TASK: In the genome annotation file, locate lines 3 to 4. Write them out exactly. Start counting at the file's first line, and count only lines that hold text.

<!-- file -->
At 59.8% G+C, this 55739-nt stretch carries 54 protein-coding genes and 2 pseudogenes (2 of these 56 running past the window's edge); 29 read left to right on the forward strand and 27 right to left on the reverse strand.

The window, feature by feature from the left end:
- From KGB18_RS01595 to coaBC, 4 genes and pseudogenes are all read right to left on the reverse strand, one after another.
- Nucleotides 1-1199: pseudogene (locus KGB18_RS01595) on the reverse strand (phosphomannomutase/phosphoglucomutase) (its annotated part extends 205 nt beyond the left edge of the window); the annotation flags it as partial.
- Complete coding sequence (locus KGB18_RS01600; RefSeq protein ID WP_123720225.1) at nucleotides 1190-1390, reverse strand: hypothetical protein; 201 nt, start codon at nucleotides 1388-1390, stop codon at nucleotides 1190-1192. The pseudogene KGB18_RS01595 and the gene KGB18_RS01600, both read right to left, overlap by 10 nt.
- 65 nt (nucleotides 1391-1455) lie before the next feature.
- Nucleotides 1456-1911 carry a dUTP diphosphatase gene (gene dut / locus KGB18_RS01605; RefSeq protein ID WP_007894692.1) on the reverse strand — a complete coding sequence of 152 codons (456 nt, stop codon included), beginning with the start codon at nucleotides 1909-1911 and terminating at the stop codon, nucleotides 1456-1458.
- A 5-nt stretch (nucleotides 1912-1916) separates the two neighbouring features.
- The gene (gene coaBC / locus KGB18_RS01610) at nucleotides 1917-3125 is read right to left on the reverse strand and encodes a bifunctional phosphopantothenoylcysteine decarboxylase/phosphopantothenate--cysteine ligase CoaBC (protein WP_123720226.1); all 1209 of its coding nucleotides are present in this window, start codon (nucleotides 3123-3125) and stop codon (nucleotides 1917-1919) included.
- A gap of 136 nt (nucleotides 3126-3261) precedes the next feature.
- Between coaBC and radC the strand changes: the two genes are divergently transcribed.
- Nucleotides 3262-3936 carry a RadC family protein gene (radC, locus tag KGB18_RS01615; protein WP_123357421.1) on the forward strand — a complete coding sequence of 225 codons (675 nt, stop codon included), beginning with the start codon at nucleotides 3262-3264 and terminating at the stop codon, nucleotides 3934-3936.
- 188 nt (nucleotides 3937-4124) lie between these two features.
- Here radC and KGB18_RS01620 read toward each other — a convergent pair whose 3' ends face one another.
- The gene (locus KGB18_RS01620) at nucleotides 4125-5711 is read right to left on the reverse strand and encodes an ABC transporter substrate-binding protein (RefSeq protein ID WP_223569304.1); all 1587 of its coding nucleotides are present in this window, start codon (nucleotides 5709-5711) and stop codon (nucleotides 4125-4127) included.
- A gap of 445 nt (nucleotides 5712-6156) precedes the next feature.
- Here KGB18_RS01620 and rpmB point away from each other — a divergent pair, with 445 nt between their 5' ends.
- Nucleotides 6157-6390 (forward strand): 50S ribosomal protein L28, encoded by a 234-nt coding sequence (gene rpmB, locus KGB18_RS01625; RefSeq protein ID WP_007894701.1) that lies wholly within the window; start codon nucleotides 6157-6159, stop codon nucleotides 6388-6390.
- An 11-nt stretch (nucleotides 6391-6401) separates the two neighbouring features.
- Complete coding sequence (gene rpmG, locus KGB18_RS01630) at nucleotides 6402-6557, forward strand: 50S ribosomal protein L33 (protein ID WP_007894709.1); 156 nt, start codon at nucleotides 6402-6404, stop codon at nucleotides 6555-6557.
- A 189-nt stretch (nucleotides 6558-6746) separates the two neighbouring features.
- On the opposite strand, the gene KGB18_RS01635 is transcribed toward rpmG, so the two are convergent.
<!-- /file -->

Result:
- From KGB18_RS01595 to coaBC, 4 genes and pseudogenes are all read right to left on the reverse strand, one after another.
- Nucleotides 1-1199: pseudogene (locus KGB18_RS01595) on the reverse strand (phosphomannomutase/phosphoglucomutase) (its annotated part extends 205 nt beyond the left edge of the window); the annotation flags it as partial.